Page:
I'm looking for a trick/workaround. My years-old scheme for serving different versions of a page to different devices works great ...except it doesn't mesh well with Google's handling of image sitemaps.

Each of my pages is actually implemented as a "set" of pages, one "generic" (and canonical) entry page, and several "phantom" pages. The generic/landing page sniffs its environment, then vectors to the best fit specific phantom page. Only the generic page appears in Google's index, not any of the phantom pages that are also part of the page-set. This scheme has worked fine for several years.

The new twist is I now want Google to list some of my images, and am constructing a sitemap. My question is how to list the "hosting" page for an image in the sitemap. My actual hosting page for each image is one of my phantom pages; the generic page hosts only thumbnails.

The current -clearly incorrect- situation is the sitemap lists the actual phantom page as "hosting" the image, and that phantom page is marked NOINDEX (and uses rel="canonical" to point at the generic page). When Google crawls this, it complains that a listed page is marked NOINDEX. Further, if a user asks Google to visit the image, they are presented with the literal sitemap XML (rather than a graphic page displaying images).

How can I construct a sitemap so Google [visit] displays correctly, yet only the generic page (not any of the phantom pages in the page-set) is included in its index?

EDIT: April 2021 - the question was heavily edited for clarity, as the initial answers suggested the question could be easily misunderstood.

2 Answers 2


My tests in May 2021 show that (as noted in the other answer) Google does indeed require the URL hosting an image to actually be the exact URL, not just a closely related one. In other words Google assumes oneURL <=> onePage, and does not understand or handle the situation where several closely related URLs form one page "set". Or to put it yet another way, the workaround I was searching for does not seem to exist.

  • If the sitemap lists the desired image as being hosted by the "master" page, but in fact the desired image is referenced only on a related "phantom" page, Google does not list the desired image at all.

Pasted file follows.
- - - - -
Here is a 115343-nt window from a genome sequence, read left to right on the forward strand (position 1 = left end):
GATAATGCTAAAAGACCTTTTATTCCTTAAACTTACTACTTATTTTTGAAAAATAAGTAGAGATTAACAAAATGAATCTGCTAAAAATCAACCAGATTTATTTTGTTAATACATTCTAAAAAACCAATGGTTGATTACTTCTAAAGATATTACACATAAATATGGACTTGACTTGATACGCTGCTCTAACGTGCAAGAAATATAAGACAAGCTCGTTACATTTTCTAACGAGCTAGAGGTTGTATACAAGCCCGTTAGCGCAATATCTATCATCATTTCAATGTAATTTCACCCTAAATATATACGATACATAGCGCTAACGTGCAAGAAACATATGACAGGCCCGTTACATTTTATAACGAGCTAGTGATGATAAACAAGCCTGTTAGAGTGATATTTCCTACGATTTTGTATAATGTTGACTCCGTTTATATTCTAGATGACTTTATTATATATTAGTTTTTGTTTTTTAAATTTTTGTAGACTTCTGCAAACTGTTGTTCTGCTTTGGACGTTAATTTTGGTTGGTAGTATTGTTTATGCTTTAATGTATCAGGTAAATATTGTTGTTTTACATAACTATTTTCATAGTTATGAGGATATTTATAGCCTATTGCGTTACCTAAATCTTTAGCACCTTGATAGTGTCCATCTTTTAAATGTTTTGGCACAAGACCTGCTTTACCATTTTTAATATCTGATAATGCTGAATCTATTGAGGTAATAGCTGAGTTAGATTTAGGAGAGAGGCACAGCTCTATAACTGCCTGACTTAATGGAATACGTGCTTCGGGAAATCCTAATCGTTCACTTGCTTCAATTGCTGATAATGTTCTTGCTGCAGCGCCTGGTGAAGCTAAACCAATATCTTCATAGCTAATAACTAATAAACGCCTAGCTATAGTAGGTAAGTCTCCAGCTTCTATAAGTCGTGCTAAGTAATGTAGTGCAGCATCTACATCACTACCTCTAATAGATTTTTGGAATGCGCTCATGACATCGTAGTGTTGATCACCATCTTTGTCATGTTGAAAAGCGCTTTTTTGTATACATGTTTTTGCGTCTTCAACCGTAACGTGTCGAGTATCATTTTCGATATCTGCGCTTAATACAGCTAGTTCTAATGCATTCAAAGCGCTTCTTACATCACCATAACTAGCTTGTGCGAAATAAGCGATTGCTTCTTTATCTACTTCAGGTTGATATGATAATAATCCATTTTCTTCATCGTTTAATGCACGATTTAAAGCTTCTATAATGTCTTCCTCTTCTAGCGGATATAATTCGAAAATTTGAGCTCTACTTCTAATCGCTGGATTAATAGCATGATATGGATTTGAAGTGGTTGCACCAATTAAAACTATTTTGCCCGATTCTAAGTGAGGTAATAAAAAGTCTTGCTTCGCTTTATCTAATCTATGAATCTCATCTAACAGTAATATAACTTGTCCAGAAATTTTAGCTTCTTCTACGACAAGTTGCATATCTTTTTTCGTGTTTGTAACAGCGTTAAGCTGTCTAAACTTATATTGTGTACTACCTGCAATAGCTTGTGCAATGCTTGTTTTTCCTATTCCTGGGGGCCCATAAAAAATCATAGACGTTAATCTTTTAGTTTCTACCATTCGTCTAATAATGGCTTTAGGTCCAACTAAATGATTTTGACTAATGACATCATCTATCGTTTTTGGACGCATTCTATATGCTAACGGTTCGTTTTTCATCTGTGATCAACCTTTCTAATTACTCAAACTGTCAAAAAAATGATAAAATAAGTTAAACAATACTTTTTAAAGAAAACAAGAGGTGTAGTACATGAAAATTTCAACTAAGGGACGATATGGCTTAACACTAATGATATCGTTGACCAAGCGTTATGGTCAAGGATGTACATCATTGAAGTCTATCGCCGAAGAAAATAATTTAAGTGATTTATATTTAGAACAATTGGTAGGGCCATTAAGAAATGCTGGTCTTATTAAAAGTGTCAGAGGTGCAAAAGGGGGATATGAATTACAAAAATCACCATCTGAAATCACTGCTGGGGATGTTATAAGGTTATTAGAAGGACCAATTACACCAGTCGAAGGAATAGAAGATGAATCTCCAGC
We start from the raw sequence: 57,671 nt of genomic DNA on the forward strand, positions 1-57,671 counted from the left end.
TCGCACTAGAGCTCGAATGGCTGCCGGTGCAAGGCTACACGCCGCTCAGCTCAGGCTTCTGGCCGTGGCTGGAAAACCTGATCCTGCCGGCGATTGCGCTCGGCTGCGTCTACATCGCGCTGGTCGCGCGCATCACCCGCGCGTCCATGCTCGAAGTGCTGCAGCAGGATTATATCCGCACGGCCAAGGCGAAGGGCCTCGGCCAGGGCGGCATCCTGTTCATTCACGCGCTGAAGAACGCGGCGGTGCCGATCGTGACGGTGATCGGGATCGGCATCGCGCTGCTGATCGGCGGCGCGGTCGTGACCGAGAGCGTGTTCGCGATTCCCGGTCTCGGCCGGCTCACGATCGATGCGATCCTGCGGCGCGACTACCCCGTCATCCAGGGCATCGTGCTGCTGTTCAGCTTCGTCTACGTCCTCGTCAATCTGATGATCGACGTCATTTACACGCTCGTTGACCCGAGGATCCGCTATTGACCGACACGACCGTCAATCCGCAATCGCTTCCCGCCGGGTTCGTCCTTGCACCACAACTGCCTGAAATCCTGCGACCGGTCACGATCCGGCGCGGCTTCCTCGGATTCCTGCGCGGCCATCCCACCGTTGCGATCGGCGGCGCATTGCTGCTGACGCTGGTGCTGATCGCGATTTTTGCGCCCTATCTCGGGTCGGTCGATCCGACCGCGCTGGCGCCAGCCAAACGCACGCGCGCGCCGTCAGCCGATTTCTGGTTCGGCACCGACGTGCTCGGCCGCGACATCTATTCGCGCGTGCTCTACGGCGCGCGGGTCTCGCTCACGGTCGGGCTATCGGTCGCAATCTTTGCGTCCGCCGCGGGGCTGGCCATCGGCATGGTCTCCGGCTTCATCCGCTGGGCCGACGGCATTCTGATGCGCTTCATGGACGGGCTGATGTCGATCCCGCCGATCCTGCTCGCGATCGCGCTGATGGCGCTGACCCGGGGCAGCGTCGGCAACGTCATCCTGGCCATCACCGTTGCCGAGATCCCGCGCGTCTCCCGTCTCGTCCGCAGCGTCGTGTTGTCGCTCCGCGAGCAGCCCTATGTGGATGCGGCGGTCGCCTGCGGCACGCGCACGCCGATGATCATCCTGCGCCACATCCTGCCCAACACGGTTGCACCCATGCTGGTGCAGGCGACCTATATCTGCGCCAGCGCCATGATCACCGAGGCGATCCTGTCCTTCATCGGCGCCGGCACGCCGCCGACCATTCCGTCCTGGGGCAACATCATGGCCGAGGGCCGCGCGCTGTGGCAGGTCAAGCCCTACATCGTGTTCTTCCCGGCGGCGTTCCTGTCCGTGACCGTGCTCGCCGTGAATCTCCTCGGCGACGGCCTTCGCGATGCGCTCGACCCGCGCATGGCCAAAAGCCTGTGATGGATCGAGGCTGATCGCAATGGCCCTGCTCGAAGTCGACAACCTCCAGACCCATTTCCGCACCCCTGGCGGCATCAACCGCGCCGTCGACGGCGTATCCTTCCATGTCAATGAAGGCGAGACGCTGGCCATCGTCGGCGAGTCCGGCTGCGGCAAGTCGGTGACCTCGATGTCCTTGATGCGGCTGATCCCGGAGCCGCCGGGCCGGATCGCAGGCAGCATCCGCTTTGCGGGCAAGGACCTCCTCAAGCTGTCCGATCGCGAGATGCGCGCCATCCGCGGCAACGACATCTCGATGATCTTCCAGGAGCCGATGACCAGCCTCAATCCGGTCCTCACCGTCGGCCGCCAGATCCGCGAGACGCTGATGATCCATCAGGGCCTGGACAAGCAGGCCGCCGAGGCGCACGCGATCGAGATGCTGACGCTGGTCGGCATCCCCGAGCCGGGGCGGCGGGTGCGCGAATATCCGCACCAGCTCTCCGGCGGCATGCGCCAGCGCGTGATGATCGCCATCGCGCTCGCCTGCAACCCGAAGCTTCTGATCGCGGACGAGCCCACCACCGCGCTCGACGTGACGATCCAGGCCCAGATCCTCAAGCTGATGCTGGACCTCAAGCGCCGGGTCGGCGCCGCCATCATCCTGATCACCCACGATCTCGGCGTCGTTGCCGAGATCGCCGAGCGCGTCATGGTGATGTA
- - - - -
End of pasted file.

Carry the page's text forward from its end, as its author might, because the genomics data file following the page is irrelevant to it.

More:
• If the sitemap lists the desired image as being hosted by a "phantom" page, but that page is marked NOINDEX, Google will list the image as being hosted by the sitemap itself rather than by any page.

  • If the sitemap lists the desired image as being hosted by a "phantom" page, but that page is marked NOINDEX, and in addition the sitemap itself is excluded from indexing by an X-Robots-Tag header, Google will incorrectly list the image as being hosted by the very first page mentioned in the sitemap.

  • If the sitemap lists the desired image as being hosted by an unmarked "phantom" page, the "phantom" page will appear in Google's index as well as the "master" page. Google does not make use of the 'canonical' link to tie the set of URLs together into a single logical page. Google apparently (I'm unsure about this) splits the search weight of the page between the "master" page and the "phantom" page, as though they were completely unrelated separate pages.


Google image search has people click through to the page containing the image, not the image itself. It needs an index-able landing page containing the image to index the image. There is no way to have Google image search index an image without using it on a page that can be indexed.

You have three options:

  1. Decide not to have this image indexed.
  2. Make the page containing the image index-able.
  3. Use the same image on some different index-able page.

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